Where language fails, music speaks. An expression of humanity, music is a part of our rituals, routines, celebrations, and healing, and lends the tenor of a cinematic sequence to the most mundane events in our lives.
No matter which tunes of music we waltz to, it holds the possibilities of regulating our emotions, transforming our perception of the world, and even allowing us to access a state of flow (a sense of total absorption and deep focus).
- A study found that subjects who listened to Mozart scored significantly higher on the spatial-temporal reasoning task for about 10-15 minutes,
- Music therapists and psychologists have been exploring the role of music in medicine to help patients dealing with pain, depression, stress, anxiety, and overall well-being.
Archaeological research suggests that the oldest known musical instruments in the world are about 43,000 years old. Flutes made from bird bone and mammoth ivory were found in a cave in southern Germany in 2009. Today music has come a long way.
We have the choice to listen to epic orchestras, spellbinding operas, ethereal ragas and exhilarating rock concerts.
Now, let us go back in time, from the 18th century to the era of classical music, the dominant form of music in the Western World, during the 1700 and 1800s.
This period churned out some of the finest artists this world has known. This was the era of the concert artist and the music critic. From the groundbreaking compositions of Beethoven to the piano artistry of Chopin and the soaring melodies of Tchaikovsky, classical music – Is synonymous with the gold standard of artistry.
Have you ever had that “Wait, I’ve heard this before!” moment while listening to a classical composition? It is probably composed by the genius musician Mozart! The biggest name in the classical scene, Wolfgang Amadeus Mozart. And even if you haven’t heard of him – you might have heard his music.
The immensely talented musician was born on January 27, 1756, in Salzburg, Austria. He could play numerous instruments. His father, also a musician, initiated him into music at an early age.
A child prodigy, his first public performance was at the age of 6 years. He also composed an entire opera when he was 11! His music was such a pleasure to listen to that even Arthur Miller has been quoted saying, “Mozart is happiness before it has gotten defined.”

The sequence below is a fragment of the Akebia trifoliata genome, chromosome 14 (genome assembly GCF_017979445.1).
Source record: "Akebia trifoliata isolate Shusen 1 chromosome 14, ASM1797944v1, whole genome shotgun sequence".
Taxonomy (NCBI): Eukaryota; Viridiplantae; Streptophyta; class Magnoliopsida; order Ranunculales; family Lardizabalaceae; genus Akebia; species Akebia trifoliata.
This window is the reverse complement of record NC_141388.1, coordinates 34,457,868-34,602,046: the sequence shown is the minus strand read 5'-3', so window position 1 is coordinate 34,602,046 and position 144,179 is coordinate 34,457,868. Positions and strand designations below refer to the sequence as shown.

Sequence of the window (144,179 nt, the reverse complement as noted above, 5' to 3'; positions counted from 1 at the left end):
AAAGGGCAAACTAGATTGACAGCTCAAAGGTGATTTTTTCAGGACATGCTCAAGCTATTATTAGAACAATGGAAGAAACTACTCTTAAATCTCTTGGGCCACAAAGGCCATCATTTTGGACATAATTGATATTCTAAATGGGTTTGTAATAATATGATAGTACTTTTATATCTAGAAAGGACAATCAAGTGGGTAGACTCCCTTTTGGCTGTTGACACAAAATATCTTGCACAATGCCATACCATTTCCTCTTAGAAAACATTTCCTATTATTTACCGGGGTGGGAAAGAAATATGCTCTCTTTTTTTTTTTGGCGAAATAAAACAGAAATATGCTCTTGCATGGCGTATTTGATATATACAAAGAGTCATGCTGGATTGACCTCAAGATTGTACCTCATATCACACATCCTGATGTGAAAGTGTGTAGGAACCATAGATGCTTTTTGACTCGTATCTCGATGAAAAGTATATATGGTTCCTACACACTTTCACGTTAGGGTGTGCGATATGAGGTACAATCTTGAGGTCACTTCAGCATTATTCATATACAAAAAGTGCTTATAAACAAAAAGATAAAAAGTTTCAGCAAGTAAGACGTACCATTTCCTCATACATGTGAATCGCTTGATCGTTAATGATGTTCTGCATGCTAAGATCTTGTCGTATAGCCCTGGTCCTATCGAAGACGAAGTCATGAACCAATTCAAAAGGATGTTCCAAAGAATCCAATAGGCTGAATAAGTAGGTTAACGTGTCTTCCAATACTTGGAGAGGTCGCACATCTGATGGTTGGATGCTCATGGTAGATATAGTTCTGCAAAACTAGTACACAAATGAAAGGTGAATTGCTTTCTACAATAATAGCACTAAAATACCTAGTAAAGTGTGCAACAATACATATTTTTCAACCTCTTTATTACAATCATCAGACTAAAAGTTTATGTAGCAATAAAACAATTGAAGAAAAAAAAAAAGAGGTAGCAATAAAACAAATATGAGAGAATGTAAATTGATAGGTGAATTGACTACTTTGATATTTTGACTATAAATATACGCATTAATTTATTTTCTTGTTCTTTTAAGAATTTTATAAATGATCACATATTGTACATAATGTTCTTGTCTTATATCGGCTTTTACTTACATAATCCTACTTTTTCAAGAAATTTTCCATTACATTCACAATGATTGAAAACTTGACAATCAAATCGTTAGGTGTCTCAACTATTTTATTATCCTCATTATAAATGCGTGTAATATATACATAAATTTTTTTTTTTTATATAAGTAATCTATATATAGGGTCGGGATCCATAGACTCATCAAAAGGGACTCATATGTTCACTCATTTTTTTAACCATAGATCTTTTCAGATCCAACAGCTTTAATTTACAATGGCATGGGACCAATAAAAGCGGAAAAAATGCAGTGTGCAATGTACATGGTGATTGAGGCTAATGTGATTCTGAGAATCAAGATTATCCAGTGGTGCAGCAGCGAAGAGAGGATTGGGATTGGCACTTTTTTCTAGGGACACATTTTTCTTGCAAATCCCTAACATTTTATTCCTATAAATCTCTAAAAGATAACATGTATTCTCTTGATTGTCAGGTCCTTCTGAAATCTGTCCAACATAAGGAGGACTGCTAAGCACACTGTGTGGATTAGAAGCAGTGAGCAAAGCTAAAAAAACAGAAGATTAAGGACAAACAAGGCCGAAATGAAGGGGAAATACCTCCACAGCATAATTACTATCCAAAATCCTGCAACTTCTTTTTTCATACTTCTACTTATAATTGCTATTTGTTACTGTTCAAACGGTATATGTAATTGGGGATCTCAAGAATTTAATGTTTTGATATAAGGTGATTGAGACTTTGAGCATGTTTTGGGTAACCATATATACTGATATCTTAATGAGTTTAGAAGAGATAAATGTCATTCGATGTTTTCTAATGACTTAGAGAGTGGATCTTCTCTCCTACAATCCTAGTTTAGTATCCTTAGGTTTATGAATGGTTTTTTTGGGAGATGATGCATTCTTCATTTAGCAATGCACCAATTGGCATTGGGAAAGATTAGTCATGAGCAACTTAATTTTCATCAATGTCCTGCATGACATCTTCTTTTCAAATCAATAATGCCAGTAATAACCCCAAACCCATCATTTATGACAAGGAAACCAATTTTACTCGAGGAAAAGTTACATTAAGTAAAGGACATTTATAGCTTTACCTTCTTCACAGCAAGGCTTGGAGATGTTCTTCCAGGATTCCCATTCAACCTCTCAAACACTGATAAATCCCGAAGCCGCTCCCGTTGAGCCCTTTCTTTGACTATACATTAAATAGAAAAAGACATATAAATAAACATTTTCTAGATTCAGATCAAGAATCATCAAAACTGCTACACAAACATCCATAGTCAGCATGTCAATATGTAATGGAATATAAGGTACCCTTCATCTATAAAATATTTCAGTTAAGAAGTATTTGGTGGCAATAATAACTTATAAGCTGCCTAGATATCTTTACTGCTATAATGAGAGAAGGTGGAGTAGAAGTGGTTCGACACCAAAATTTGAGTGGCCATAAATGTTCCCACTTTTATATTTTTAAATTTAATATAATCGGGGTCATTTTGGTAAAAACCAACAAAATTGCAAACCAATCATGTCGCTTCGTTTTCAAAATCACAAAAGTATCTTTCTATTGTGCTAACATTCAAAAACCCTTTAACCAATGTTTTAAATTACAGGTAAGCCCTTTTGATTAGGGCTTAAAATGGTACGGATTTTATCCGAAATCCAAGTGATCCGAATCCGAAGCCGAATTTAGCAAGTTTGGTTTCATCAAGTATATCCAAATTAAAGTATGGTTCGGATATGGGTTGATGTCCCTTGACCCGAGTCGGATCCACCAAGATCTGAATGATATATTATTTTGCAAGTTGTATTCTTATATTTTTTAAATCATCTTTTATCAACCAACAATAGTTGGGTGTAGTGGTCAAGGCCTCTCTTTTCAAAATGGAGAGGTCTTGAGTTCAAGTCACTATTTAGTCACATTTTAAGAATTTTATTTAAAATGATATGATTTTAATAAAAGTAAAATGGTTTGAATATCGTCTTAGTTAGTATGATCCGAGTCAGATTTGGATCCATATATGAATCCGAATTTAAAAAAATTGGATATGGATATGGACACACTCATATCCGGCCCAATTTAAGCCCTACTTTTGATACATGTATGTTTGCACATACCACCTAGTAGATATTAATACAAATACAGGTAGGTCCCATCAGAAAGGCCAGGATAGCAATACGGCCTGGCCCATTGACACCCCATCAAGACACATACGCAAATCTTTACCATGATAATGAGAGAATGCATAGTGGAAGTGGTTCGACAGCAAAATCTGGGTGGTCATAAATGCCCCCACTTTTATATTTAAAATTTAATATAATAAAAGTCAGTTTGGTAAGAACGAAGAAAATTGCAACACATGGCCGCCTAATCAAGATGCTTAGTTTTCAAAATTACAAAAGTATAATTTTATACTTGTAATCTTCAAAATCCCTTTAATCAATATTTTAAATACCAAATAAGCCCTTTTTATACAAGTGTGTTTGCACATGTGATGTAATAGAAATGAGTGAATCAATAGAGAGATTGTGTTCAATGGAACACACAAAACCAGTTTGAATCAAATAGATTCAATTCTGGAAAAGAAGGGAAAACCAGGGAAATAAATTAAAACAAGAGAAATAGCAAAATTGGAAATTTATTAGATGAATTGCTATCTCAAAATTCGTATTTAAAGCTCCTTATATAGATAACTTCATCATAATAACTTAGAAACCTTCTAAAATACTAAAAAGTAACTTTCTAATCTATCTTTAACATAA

Suffice to say that his work was nothing short of revolutionary in the realm of music.
In 1993s, a psychologist named Francis Rauscher asked 36 college students to listen to Mozart’s piano sonata for 10 minutes. Another group was made to listen to relaxation audio designed to lower blood pressure.
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Another group heard 10 minutes of silence. The study found that subjects who listened to Mozart scored significantly higher on the spatial-temporal reasoning task for about 10-15 minutes.
Related experiments further investigated the long-term effects of music on the brain by giving a group of 3-4-year-olds keyboard lessons for six months.
After six months, the children were tested for their spatial-temporal reasoning skills, which were 30% better than children of a similar age, who were given computer lessons for six months or no special training.
Another test was later carried out on mice exposed to Mozart’s Piano Sonata and minimalist music by Philip Glass. The mice were then placed in a maze and observed.
Again, the Mozart group navigated and fared better than the Philip Glass group and the white noise group – adding to the body of research suggesting a correlation between brain areas specialising in the perception of music and those carrying out spatial tasks.
In another experiment, unborn rats were subjected to Mozart’s music. After they were born, they were made to listen to it for 60 days and showed some changes in their brain activity that lasted for hours after the exposure.
xThis led to the theory that listening to the music of Mozart may temporarily boost scores on one portion of an IQ test. The Mozart effect captured people’s imagination and further fuelled the idea that if children or even babies listen to music composed by Mozart, they will become more intelligent.
The Mozart effect has been largely debunked over the years and attributed to publication bias. It is met with skepticism in the scientific community. Subsequent research demonstrated that it’s not really about Mozart. Any music that you find engaging can have the same effect – ‘enjoyment arousal’.
But some clinical studies posit that a daily dose of Mozart can diminish the frequency of seizures in people with epilepsy (Dastgheib et al., 2014).
In the past few decades, music therapy has gained ground. Music psychologist, Dr. Vicky Williamson from Goldsmiths College, University of London, lauded a study suggesting that music can facilitate the release of the mood-enhancing neurotransmitter dopamine.
Letvin, the author of This is Your Brain on Music, mentions research indicating that music can boost the body’s production of the antibody immunoglobulin A and natural killer cells — the cells that attack invading viruses and amp up the immune system’s effectiveness.
Music also diminishes levels of the stress hormone cortisol.
“The key to it is that you have to enjoy the music,” Rauscher went on to say later. “If you hate Mozart, you’re not going to find a Mozart Effect. If you love Pearl Jam, you’re going to find a Pearl Jam effect.”
Studies show that music is inextricably bound to our most profound reward systems. Music therapists and psychologists have been exploring the role of music in medicine to help patients dealing with pain, depression, stress, anxiety, and overall well-being